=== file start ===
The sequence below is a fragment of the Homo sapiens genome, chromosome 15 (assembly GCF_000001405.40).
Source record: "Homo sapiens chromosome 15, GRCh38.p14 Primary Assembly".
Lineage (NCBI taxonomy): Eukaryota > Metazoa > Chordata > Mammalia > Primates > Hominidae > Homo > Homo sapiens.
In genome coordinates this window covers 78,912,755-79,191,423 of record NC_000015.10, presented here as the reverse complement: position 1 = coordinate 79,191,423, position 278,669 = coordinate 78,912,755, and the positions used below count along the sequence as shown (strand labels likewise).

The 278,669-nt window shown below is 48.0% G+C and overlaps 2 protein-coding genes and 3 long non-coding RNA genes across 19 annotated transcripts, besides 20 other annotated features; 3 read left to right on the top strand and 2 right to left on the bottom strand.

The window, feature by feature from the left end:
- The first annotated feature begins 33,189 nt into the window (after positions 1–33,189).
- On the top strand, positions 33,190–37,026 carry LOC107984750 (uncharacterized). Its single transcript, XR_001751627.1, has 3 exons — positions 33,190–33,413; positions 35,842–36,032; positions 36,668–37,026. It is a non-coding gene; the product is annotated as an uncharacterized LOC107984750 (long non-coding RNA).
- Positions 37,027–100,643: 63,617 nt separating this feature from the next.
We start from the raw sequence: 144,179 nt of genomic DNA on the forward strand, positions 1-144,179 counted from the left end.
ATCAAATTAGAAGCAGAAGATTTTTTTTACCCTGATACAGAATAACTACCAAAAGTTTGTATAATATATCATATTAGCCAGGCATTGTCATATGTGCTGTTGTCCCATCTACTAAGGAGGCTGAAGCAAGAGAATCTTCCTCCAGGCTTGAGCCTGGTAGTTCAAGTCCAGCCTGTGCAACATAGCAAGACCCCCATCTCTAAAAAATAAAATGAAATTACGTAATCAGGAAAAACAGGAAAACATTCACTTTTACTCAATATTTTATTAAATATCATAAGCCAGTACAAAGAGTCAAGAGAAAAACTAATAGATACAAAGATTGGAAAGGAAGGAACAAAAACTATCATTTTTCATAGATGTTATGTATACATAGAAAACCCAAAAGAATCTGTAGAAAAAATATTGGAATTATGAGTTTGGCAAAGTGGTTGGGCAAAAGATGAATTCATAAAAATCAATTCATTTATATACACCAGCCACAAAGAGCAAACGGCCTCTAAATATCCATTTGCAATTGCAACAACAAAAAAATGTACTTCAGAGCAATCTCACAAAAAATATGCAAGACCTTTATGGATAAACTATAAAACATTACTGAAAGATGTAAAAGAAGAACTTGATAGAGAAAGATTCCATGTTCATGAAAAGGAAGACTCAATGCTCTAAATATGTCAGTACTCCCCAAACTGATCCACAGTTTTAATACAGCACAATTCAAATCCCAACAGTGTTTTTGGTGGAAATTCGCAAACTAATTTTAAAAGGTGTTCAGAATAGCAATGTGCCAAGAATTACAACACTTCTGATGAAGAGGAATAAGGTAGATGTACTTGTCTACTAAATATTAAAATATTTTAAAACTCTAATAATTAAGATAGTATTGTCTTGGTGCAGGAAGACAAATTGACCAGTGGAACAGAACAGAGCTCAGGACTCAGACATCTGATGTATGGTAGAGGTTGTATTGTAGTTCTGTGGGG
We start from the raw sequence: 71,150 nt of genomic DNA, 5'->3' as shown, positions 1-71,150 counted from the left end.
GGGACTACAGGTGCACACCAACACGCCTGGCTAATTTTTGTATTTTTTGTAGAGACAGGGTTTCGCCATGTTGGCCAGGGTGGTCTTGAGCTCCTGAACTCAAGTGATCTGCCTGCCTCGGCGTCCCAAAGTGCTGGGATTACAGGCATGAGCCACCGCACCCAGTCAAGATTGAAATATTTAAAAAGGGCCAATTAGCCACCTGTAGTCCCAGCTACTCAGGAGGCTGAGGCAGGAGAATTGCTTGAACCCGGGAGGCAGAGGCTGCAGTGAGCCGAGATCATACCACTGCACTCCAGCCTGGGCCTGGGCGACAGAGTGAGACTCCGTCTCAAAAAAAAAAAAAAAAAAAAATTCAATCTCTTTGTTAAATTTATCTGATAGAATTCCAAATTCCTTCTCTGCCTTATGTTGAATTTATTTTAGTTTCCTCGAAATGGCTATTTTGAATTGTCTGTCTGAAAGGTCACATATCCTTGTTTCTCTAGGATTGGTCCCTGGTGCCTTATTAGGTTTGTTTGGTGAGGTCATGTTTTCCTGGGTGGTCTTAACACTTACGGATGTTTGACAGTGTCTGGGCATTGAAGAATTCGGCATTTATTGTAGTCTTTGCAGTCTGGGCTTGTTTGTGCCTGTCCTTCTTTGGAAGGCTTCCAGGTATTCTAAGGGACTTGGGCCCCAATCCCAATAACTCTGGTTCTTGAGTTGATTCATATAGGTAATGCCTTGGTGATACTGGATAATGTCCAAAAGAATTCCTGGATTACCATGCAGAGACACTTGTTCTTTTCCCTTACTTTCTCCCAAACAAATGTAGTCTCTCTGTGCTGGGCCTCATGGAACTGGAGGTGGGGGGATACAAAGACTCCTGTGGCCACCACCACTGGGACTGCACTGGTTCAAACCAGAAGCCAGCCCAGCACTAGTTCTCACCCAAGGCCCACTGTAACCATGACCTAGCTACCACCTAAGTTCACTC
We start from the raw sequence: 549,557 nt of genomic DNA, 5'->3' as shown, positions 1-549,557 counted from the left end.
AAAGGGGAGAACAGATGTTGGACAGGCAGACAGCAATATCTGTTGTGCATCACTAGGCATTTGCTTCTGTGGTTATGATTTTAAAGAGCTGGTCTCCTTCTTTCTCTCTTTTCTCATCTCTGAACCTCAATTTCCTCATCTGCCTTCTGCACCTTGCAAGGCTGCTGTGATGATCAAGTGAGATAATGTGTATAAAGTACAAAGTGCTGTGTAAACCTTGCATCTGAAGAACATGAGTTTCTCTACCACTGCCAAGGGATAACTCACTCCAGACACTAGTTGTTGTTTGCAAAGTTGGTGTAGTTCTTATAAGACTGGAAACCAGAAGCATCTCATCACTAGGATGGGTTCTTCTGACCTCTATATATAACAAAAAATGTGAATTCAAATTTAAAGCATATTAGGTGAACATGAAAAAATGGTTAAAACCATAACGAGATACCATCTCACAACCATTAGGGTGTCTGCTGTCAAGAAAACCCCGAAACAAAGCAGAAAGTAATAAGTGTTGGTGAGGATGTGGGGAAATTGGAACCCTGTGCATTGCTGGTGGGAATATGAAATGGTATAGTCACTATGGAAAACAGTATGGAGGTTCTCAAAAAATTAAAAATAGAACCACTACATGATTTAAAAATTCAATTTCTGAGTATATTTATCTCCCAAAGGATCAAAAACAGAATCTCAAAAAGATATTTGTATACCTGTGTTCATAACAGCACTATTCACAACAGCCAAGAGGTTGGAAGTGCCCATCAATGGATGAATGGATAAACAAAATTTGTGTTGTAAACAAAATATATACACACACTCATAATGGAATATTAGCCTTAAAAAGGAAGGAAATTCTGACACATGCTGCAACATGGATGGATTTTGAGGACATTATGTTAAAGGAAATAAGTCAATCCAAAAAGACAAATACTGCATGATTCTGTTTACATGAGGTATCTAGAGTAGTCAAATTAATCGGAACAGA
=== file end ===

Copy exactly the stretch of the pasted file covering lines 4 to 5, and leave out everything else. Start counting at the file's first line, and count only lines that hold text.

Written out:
In genome coordinates this window covers 78,912,755-79,191,423 of record NC_000015.10, presented here as the reverse complement: position 1 = coordinate 79,191,423, position 278,669 = coordinate 78,912,755, and the positions used below count along the sequence as shown (strand labels likewise).

The 278,669-nt window shown below is 48.0% G+C and overlaps 2 protein-coding genes and 3 long non-coding RNA genes across 19 annotated transcripts, besides 20 other annotated features; 3 read left to right on the top strand and 2 right to left on the bottom strand.